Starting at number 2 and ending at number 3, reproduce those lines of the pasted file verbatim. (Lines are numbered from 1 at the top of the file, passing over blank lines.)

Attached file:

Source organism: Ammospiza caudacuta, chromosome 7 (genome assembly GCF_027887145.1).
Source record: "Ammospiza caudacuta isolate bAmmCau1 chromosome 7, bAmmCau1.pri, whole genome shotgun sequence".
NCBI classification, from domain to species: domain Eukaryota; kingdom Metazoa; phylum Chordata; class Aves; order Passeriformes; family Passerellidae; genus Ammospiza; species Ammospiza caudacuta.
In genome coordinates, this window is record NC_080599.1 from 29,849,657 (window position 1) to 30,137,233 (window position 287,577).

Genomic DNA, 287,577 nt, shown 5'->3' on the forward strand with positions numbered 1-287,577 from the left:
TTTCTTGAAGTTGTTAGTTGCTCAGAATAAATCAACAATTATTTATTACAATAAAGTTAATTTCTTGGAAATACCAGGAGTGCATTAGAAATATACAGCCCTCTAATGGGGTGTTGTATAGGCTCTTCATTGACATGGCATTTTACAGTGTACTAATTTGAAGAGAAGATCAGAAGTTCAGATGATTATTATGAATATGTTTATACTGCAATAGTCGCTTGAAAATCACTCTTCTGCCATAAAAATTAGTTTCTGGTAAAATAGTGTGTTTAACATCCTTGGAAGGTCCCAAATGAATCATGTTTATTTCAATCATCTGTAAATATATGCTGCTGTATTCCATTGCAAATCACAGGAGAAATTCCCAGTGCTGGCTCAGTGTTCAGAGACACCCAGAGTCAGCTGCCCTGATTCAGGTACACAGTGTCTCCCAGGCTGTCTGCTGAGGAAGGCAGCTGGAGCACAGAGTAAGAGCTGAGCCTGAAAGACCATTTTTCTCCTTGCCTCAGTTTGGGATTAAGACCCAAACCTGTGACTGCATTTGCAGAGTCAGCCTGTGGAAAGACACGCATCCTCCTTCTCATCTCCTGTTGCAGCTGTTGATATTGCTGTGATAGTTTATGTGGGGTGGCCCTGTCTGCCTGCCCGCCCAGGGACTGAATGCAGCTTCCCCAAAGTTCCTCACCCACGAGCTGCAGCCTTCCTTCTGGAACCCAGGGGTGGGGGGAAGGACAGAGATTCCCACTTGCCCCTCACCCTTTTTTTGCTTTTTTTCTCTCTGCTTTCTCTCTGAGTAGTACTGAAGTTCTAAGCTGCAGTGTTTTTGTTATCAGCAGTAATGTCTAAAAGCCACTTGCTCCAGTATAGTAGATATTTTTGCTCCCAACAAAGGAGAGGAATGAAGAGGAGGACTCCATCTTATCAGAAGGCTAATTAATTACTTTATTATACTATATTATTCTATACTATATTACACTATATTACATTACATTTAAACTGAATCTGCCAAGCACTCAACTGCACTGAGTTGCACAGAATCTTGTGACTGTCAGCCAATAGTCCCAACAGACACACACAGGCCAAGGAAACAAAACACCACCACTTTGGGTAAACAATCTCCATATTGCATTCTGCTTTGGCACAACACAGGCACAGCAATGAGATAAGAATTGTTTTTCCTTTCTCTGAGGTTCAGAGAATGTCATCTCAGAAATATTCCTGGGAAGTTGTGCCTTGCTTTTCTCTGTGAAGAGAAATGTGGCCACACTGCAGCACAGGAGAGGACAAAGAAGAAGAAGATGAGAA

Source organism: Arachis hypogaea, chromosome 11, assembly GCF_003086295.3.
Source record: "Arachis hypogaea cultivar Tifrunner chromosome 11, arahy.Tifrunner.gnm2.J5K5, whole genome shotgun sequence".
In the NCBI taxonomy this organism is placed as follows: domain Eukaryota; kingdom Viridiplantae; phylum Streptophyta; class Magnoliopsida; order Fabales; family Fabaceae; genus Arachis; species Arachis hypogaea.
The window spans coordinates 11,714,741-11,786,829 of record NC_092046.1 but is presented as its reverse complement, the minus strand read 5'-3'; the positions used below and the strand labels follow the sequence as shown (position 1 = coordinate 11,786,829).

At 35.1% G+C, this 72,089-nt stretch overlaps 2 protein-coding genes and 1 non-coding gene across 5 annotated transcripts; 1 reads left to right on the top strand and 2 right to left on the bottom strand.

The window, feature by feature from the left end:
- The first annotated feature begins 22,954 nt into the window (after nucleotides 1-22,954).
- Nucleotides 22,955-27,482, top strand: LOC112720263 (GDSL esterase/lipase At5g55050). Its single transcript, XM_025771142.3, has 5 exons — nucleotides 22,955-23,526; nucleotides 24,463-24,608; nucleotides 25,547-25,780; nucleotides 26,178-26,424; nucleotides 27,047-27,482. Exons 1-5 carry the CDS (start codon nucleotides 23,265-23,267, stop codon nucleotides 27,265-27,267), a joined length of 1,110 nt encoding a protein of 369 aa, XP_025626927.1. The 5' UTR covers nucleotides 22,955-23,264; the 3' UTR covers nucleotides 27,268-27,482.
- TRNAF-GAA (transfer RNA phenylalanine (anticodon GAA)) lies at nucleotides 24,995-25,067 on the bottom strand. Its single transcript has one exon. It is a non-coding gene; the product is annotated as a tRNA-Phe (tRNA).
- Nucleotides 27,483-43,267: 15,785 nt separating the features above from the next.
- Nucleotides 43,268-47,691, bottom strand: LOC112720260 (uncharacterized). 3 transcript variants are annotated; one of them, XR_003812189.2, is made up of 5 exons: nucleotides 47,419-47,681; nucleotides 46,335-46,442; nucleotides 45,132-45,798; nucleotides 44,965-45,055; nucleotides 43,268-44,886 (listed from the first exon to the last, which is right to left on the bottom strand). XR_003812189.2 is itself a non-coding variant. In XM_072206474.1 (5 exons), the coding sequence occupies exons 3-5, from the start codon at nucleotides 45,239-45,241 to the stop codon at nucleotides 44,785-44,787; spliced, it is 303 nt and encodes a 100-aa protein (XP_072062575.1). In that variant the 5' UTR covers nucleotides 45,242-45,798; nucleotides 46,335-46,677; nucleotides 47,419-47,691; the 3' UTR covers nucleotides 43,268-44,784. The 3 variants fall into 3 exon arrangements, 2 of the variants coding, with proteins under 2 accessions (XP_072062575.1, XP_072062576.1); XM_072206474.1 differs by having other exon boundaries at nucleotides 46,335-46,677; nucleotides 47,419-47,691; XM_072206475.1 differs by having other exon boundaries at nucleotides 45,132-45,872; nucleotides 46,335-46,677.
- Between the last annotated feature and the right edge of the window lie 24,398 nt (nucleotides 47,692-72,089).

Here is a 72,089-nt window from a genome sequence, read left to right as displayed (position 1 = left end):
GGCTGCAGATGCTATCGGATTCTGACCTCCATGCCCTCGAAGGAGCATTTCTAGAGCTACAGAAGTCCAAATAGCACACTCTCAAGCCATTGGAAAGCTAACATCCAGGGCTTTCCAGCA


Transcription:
Source record: "Ammospiza caudacuta isolate bAmmCau1 chromosome 7, bAmmCau1.pri, whole genome shotgun sequence".
NCBI classification, from domain to species: domain Eukaryota; kingdom Metazoa; phylum Chordata; class Aves; order Passeriformes; family Passerellidae; genus Ammospiza; species Ammospiza caudacuta.